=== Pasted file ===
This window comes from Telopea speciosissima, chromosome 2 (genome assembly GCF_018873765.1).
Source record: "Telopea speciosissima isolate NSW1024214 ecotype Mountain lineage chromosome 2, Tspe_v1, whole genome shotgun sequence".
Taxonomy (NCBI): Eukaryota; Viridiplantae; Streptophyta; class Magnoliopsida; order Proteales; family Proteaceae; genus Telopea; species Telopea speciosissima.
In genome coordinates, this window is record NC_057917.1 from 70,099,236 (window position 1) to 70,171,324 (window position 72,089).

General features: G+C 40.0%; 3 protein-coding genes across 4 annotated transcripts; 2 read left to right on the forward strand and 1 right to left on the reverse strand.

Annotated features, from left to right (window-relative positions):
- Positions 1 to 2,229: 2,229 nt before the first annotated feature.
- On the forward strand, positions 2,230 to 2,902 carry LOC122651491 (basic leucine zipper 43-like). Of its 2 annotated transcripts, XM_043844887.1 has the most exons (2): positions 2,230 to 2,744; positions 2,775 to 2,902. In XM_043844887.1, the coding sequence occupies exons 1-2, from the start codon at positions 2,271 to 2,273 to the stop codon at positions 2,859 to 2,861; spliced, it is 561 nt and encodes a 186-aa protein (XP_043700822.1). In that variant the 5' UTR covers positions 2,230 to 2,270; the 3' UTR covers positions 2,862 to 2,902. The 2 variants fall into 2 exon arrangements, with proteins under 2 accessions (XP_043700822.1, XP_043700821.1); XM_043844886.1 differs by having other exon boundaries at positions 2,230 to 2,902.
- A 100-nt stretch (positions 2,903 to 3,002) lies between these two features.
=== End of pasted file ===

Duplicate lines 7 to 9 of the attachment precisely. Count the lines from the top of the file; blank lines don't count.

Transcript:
- Positions 1 to 2,229: 2,229 nt before the first annotated feature.
- On the forward strand, positions 2,230 to 2,902 carry LOC122651491 (basic leucine zipper 43-like). Of its 2 annotated transcripts, XM_043844887.1 has the most exons (2): positions 2,230 to 2,744; positions 2,775 to 2,902. In XM_043844887.1, the coding sequence occupies exons 1-2, from the start codon at positions 2,271 to 2,273 to the stop codon at positions 2,859 to 2,861; spliced, it is 561 nt and encodes a 186-aa protein (XP_043700822.1). In that variant the 5' UTR covers positions 2,230 to 2,270; the 3' UTR covers positions 2,862 to 2,902. The 2 variants fall into 2 exon arrangements, with proteins under 2 accessions (XP_043700822.1, XP_043700821.1); XM_043844886.1 differs by having other exon boundaries at positions 2,230 to 2,902.
- A 100-nt stretch (positions 2,903 to 3,002) lies between these two features.